Hopkins Researchers Find Better Blood Test for Prostate Cancer
|New studies of a blood protein recently identified at
Johns Hopkins, early prostate cancer antigen-2 (EPCA-2), may change the
way men are screened for prostate cancer — a disease that kills tens of
thousands of men every year.
Results showed that the EPCA-2 test was negative in 97
percent of the patients who did not have prostate cancer. Men with no
evidence of disease (regardless of their PSA levels), as well as the
control group of patients with other cancer types and benign conditions,
all had EPCA-2 levels below the cutoff.
In contrast, in a multi-institutional study published in
2003 in the Journal of Urology, PSA levels between 4 and 10 nanograms per
milliliter were shown to be accurate in identifying patients without
prostate cancer only 19 percent of the time.
In addition, 77 percent of the BPH patients had a level of
EPCA-2 lower than the cutoff point. Getzenberg says this is well within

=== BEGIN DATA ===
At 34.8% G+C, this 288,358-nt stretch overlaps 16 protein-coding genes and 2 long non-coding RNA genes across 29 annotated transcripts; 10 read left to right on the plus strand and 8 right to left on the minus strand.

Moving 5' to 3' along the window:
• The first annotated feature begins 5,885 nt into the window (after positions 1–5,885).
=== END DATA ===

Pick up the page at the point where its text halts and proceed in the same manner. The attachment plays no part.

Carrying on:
the likely percentage range of BPH patients who are prostate-cancer free.
He says this result was encouraging since BPH is often associated with
elevated PSA levels, leading to misdiagnosis and unnecessary biopsies.
When it came to correctly identifying patients with
prostate cancer, EPCA-2 levels at or above the cutoff were detected in 90
percent of the men with organ-confined prostate cancer and 98 percent of
the men with disease outside of the prostate. Overall, in this study, the
EPCA-2 test detected 94 percent of the men with prostate cancer.
I have currently been using a test called pca3 Plus, which is a urine test done after a rectal exam to help determine if I should perform a biopsy. If this test is as good as it sounds, it will likely replace PSA. I look forward to seeing how the studies come out.